It’s A Wonderful Life

By: Josiah Mohr

Many reflective pieces of literature tend to have a remorseful or somber tone that brings the author and the reader to a place of contemplation. Sometimes the piece imagines a better future or reminisces over a memorable past, but not often enough is there a contemplative piece that brings life in its present state into positive perspective. Such an appreciative perspective would do good for many stressed, lonely, angsty, confused, or indifferent people. To remedy this lack of present perspective on what really matters in life, a lesson could well be learned from a particularly relatable character, hopefully providing us with some revelation on the matter.

Allow me to tell the story of a character by the name of George Bailey, the main protagonist of the cult classic film “It’s A Wonderful Life” (1946). His is a story all too familiar to many of us. The beginning of the movie communicates George’s ambitions and dreams to travel the world, to gain personal enlightenment, and to build the biggest buildings in the world. But George also admirably holds an unwavering commitment to his family and his community. Preparing to fulfill those very dreams of travel and education, George gets news that his father, a benevolent loan banker, has suddenly died. To prevent the closing of the generous Bailey Building and Loan business that his father started, George decides he must stay in order to keep the business open and preserve the legacy of his father to empower and advocate for the underprivileged. And so begins his settled life, certainly not the one he envisioned but nevertheless a successful one — that is, until a crisis strikes his family’s business, putting his entire life in jeopardy of falling apart.
Disaster strikes when an employee misplaces a large sum of money. With the bank examiner preparing to review the business, George Bailey envisions a potential criminal charge of fraud. Through both the suppression of his life dreams and this financial debacle, it becomes convincingly clear to George that his dreams will soon be entirely out of reach and that the supplementary life he made with his family will be taken from him as well. With the belief that his integrity has been shattered and that he is destined for jail, George decides that he can’t stand to live such a life. As the stress, the loneliness, the anxiety, the confusion, and the indifference crowd his mind, he sees no escape but to end it all in an icy river.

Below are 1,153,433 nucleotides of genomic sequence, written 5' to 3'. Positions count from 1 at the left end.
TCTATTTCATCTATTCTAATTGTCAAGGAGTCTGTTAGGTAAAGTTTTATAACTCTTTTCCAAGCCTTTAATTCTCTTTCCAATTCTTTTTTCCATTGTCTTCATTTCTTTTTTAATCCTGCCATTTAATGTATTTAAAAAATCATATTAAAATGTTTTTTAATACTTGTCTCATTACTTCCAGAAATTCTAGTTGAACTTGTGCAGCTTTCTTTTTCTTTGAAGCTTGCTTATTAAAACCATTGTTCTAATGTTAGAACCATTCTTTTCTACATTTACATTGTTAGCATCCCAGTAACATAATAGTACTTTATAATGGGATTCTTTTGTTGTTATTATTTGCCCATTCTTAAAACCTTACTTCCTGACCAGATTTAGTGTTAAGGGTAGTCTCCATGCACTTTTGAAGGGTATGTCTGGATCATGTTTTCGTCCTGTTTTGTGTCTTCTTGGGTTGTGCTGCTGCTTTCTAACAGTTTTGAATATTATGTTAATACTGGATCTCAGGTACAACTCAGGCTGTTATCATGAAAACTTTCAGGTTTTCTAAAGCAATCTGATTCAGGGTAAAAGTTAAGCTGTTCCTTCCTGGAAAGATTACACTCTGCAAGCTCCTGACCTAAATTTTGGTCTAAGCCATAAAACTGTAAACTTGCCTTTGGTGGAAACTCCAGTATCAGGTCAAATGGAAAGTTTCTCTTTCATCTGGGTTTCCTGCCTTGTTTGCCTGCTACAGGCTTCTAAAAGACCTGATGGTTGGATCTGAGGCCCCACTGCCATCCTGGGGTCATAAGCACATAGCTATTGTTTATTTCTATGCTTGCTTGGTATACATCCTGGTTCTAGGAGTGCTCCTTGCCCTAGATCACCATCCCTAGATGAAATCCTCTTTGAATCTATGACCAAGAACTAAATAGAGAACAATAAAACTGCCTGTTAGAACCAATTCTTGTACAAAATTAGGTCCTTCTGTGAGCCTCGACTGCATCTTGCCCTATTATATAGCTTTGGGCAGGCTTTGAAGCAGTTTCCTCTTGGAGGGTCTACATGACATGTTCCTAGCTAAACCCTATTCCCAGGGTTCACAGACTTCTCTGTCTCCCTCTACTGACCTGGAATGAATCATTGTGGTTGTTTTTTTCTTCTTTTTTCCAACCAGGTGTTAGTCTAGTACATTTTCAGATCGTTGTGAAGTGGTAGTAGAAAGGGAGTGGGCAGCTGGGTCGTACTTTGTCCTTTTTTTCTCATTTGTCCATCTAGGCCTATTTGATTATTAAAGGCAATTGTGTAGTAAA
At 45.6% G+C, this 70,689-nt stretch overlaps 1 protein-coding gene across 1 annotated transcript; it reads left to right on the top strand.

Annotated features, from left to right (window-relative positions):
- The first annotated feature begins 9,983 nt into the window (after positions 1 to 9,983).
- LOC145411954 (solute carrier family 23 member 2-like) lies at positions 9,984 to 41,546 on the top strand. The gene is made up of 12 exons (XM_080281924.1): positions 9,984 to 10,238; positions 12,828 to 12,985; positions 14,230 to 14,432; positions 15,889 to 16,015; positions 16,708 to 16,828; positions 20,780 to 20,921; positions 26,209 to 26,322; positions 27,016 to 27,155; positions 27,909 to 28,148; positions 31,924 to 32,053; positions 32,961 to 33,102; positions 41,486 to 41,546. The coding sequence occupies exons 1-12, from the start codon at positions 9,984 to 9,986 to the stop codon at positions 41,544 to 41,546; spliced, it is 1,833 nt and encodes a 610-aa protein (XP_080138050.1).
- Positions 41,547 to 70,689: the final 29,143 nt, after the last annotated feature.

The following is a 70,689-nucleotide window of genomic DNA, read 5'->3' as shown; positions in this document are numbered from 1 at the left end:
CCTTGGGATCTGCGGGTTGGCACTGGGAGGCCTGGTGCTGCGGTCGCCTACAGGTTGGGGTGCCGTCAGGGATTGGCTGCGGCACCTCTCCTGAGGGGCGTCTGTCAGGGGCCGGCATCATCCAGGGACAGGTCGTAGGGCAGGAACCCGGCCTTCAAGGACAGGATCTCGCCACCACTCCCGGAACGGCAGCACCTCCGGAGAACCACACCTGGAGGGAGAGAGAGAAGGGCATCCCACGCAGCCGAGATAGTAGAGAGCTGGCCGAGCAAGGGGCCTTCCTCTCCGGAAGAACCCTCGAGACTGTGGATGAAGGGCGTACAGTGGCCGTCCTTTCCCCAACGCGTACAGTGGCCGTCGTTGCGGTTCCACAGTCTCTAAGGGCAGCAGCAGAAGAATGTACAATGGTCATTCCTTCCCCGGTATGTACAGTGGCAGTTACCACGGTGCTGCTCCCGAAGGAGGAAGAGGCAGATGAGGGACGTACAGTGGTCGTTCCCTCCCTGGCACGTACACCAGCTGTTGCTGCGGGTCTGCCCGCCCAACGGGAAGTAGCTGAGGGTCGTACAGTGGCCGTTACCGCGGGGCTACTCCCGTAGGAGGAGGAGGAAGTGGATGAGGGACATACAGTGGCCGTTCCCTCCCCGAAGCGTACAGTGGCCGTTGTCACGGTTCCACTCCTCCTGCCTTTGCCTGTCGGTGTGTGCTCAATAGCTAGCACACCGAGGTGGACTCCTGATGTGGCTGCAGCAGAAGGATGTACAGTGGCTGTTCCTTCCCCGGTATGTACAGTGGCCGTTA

Within such desperate thought, George fails to see the blessing that he is to so many people. He fails to see the wonder in his wife, his family, his community, and his business — fails to see his own wonderful life.
In order to understand this, George had to see a glimpse of the community’s existence without him it. He is given the opportunity to experience an alternative reality that showed the effects of his absence. To his astonishment, the community looked horrifically unrecognizable, dominated by immorality, uncharacteristic personalities, an inflated economy, the death of many individuals, and the absence of so many more.
Much like George, we too often discredit ourselves and fail to see the ripple effect that each of our lives has in the communities in which we participate. Like George, we look to the past to see what we had or what we missed, and we look to the future in search of gratification or potential. But what we fail to do — once again, much like George — is rest in the present and take the time to gain a perspective on our current circumstances.
Returning to the reality of his broken but existing life, George Bailey finds a community that is very much concerned about him. He finds a community that is willing to show exponentially more care than he was ever able to give them, providing the funds to cover the finances that were accidentally lost from the business. Within that community, he finds redemption and resurrection, providing him with a new perspective, a new passion, and a new purpose in life.

What, then, in our present situations could inspire a fresh, appreciative, and present posture? A good place to start would certainly be in the communities in which we have invested ourselves. Maybe from there we can begin to see that, despite the very normal and expected stress, loneliness, angst, confusion, and indifference that all too often permeate our mundanely perceived lives, it truly is a wonderful life that is worth living.

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